To Althea, from Prison
by Richard Lovelace
"To Althea, from Prison" is full of voices. There's the whisper of the first stanza, the speaker's claim that he will sing in a "shriller note," and his declaration to "voice aloud" his support for the king. There are also several references to birds, which are very vocal animals (they chirp and sing and sometimes even wake you up in the morning). The voices in this poem are all different. They range from the tender speech of lovers (whisper) to loud, boastful declarations of loyalty, but they're all tied into the speaker's ability to express himself, even from a jail cell.
- Line 4: Althea is conducted to the speaker's cell so she can "whisper" to him. This act of the speaker's imagination suggests that his communicating must be secret.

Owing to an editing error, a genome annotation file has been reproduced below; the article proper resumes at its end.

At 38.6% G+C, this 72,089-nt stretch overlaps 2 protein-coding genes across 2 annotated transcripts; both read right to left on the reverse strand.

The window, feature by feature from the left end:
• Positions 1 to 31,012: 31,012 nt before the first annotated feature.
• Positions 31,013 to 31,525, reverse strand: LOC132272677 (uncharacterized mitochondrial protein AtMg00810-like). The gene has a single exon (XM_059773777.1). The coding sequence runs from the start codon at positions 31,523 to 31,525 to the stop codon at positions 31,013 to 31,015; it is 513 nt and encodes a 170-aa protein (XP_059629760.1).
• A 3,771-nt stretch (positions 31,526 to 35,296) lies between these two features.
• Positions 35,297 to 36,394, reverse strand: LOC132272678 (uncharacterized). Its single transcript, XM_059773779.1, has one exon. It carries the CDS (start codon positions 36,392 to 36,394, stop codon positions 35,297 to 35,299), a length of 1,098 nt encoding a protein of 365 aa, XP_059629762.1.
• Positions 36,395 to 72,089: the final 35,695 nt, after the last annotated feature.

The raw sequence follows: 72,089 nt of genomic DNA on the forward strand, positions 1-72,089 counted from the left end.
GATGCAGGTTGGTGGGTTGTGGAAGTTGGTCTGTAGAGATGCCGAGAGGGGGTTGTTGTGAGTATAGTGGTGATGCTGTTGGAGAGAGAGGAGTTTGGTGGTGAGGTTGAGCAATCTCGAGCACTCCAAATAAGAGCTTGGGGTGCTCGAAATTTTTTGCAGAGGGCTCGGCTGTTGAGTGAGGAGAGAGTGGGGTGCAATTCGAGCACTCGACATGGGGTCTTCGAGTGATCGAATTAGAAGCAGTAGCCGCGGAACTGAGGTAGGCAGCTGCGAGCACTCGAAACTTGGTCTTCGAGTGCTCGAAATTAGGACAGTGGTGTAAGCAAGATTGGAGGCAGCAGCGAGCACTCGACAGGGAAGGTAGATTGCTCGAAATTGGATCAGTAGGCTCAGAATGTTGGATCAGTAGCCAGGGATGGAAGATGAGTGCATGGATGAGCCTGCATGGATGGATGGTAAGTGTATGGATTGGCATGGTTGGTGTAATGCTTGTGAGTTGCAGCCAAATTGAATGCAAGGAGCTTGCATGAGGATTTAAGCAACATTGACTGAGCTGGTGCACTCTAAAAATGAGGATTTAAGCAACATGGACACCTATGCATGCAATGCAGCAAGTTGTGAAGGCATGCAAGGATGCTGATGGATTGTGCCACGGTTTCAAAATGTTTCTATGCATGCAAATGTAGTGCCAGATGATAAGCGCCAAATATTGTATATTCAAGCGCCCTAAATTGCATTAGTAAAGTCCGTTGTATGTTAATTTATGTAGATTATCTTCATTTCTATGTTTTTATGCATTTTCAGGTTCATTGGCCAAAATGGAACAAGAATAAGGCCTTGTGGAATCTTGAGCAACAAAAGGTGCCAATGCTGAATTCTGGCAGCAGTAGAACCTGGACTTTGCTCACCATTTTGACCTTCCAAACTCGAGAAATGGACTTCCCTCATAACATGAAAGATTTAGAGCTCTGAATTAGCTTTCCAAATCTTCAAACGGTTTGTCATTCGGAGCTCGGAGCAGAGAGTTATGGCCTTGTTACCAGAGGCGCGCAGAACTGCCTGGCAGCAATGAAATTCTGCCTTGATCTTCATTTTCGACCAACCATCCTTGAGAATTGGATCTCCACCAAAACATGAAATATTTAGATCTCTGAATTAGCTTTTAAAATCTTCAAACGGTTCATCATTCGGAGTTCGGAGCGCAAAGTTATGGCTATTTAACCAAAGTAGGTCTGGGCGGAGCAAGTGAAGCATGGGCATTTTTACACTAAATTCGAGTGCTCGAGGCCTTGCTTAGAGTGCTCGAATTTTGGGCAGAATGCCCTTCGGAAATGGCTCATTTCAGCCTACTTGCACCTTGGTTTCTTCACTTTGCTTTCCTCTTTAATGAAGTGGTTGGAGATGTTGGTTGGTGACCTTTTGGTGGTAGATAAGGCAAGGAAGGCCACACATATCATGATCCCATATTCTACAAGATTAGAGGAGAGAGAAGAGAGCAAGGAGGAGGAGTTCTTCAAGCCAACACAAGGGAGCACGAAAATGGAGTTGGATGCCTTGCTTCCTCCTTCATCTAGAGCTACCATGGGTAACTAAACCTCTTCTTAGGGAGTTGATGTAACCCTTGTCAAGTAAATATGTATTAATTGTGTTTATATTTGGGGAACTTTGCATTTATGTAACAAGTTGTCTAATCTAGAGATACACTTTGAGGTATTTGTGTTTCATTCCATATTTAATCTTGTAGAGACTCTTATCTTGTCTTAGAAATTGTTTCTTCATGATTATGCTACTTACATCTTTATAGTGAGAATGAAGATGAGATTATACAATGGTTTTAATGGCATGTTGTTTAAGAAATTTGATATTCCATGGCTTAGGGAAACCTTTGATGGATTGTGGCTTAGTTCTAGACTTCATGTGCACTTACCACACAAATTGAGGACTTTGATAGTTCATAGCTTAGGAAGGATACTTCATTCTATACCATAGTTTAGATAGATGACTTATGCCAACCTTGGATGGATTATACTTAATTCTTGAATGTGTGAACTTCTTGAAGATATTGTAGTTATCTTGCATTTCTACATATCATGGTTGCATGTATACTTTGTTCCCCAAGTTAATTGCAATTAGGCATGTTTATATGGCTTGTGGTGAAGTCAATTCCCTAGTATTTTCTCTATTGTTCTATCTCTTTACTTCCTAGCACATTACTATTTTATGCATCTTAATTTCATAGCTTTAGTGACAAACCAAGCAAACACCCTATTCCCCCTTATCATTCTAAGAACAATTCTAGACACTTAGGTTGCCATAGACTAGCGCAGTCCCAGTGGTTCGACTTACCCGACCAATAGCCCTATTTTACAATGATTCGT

- Line 17: The "committed linnets" symbolize the speaker (who is himself also "committed," or locked up). As such, their song is symbolic of his poetry.
- Line 18: The speaker says he will sing with a "shriller throat." The throat is associated with one's voice, and here—though the magic of metonymy—the speaker boasts of his ability to "sing," or write about, his king.
- Line 21: The speaker will "voice aloud" his opinion that the king is good, and should be really great. "Voice aloud" is also a metaphor for publishing one's opinion, in this case the poem itself. The voice is "loud" because lots of people will "hear" it (by reading this poem).